For Dr Ibraheem A. Abdul, partnering with COL was “like a dream come true.” He works as director of the Flexible Skills Development Centre at the Yaba College of Technology (Yabatech) and has been managing a project, which taps into informal apprenticeships to create new employment pathways for young Nigerians.
“I have been thinking, planning and writing on how to bring together experts from the academia and industry to improve training,” he notes. “This would help formalise the informal sector.”
COL’s Skills in Demand model contributes to building learners’ hard and soft skills to make them more relevant to local labour markets. In Nigeria, the focus has been on upskilling technicians for computer and mobile phone repair and maintenance with a view to boosting their knowledge and helping them get formal recognition for their skills.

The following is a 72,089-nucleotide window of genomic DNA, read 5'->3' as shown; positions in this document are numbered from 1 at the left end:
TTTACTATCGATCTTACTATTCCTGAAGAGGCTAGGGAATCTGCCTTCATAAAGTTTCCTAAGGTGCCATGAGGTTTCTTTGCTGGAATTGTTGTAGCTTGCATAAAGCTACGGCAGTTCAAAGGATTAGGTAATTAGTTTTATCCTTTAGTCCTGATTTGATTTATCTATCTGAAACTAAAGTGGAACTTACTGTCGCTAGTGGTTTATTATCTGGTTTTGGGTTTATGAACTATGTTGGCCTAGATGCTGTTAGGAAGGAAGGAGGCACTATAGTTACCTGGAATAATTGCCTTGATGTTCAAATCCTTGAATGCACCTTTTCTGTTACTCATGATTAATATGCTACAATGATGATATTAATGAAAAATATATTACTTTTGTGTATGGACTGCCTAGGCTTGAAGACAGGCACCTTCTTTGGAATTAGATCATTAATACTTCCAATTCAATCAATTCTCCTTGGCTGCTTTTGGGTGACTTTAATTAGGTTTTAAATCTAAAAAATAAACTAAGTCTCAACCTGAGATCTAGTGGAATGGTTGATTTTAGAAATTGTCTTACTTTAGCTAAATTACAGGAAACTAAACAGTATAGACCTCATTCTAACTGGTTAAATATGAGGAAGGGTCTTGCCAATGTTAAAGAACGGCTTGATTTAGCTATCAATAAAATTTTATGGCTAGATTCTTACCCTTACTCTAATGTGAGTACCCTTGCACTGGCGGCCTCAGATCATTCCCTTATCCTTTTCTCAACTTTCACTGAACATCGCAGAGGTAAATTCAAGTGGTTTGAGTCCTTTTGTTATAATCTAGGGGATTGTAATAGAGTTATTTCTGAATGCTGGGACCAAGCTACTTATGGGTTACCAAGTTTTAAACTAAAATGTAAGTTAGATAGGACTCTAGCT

With COL’s support, Yabatech has been working with master craftspersons from Africa’s largest computer village in Lagos to develop open educational resources for a blended workplace-online learning programme to be delivered in 2021. The college is also building staff capacity to mentor other TVET institutes in blended learning.
Recognising the model’s potential, Dr Abdul is currently hosting a series of free webinars for stakeholders across the country to showcase how Yabatech can contribute to upskilling informal apprentices.
“COVID-19 and the associated lockdown has brought the potential of ODL to the limelight,” he says. “Through these webinars, we have secured support from a giant telecommunication company for the current project.”
Informal industry associations from the construction and auto mechanics industries have also reached out to Yabatech wanting to upskill their apprentices.
Ms Terry Neal, COL’s Education Specialist: Technical and Vocational Skills Development, said: “The project is just the beginning in COL contributing to the development of skills that Nigeria needs to develop its economy and benefit millions of its citizens.”